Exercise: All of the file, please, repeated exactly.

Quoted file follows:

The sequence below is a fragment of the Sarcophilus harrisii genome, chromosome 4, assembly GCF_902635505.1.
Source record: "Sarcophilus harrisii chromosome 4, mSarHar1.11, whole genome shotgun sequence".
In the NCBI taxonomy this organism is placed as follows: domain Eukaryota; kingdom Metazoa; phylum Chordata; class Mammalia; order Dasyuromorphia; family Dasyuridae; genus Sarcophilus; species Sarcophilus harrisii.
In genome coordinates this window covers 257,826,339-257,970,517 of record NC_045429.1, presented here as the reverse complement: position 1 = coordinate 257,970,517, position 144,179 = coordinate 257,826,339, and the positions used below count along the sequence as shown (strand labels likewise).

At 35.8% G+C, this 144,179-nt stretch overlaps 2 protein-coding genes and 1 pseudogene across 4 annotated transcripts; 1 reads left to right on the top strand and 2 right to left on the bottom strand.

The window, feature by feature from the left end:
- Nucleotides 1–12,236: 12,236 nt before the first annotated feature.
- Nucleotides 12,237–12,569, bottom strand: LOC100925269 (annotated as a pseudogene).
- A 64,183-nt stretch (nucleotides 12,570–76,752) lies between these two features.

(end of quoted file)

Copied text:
The sequence below is a fragment of the Sarcophilus harrisii genome, chromosome 4, assembly GCF_902635505.1.
Source record: "Sarcophilus harrisii chromosome 4, mSarHar1.11, whole genome shotgun sequence".
In the NCBI taxonomy this organism is placed as follows: domain Eukaryota; kingdom Metazoa; phylum Chordata; class Mammalia; order Dasyuromorphia; family Dasyuridae; genus Sarcophilus; species Sarcophilus harrisii.
In genome coordinates this window covers 257,826,339-257,970,517 of record NC_045429.1, presented here as the reverse complement: position 1 = coordinate 257,970,517, position 144,179 = coordinate 257,826,339, and the positions used below count along the sequence as shown (strand labels likewise).

At 35.8% G+C, this 144,179-nt stretch overlaps 2 protein-coding genes and 1 pseudogene across 4 annotated transcripts; 1 reads left to right on the top strand and 2 right to left on the bottom strand.

The window, feature by feature from the left end:
- Nucleotides 1–12,236: 12,236 nt before the first annotated feature.
- Nucleotides 12,237–12,569, bottom strand: LOC100925269 (annotated as a pseudogene).
- A 64,183-nt stretch (nucleotides 12,570–76,752) lies between these two features.